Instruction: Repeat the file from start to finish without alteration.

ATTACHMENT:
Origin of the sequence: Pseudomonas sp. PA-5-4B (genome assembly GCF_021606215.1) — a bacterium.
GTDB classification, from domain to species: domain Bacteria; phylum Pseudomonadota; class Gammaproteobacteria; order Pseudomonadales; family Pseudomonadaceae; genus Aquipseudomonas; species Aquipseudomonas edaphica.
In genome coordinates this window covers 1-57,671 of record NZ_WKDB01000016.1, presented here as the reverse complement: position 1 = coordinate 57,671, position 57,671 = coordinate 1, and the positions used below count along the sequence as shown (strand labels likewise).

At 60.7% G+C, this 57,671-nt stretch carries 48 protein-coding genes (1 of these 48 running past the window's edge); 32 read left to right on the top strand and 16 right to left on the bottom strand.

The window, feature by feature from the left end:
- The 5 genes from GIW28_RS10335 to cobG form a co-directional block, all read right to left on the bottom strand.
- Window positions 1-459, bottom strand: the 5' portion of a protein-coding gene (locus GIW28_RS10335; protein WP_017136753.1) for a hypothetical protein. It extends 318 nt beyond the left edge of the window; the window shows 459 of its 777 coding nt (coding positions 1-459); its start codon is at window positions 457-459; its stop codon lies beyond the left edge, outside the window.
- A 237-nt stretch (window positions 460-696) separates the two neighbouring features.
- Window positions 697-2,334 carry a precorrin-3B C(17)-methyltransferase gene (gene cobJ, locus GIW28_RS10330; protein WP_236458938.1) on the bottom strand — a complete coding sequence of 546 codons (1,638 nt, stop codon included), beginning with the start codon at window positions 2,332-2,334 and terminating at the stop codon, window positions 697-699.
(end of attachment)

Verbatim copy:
Origin of the sequence: Pseudomonas sp. PA-5-4B (genome assembly GCF_021606215.1) — a bacterium.
GTDB classification, from domain to species: domain Bacteria; phylum Pseudomonadota; class Gammaproteobacteria; order Pseudomonadales; family Pseudomonadaceae; genus Aquipseudomonas; species Aquipseudomonas edaphica.
In genome coordinates this window covers 1-57,671 of record NZ_WKDB01000016.1, presented here as the reverse complement: position 1 = coordinate 57,671, position 57,671 = coordinate 1, and the positions used below count along the sequence as shown (strand labels likewise).

At 60.7% G+C, this 57,671-nt stretch carries 48 protein-coding genes (1 of these 48 running past the window's edge); 32 read left to right on the top strand and 16 right to left on the bottom strand.

The window, feature by feature from the left end:
- The 5 genes from GIW28_RS10335 to cobG form a co-directional block, all read right to left on the bottom strand.
- Window positions 1-459, bottom strand: the 5' portion of a protein-coding gene (locus GIW28_RS10335; protein WP_017136753.1) for a hypothetical protein. It extends 318 nt beyond the left edge of the window; the window shows 459 of its 777 coding nt (coding positions 1-459); its start codon is at window positions 457-459; its stop codon lies beyond the left edge, outside the window.
- A 237-nt stretch (window positions 460-696) separates the two neighbouring features.
- Window positions 697-2,334 carry a precorrin-3B C(17)-methyltransferase gene (gene cobJ, locus GIW28_RS10330; protein WP_236458938.1) on the bottom strand — a complete coding sequence of 546 codons (1,638 nt, stop codon included), beginning with the start codon at window positions 2,332-2,334 and terminating at the stop codon, window positions 697-699.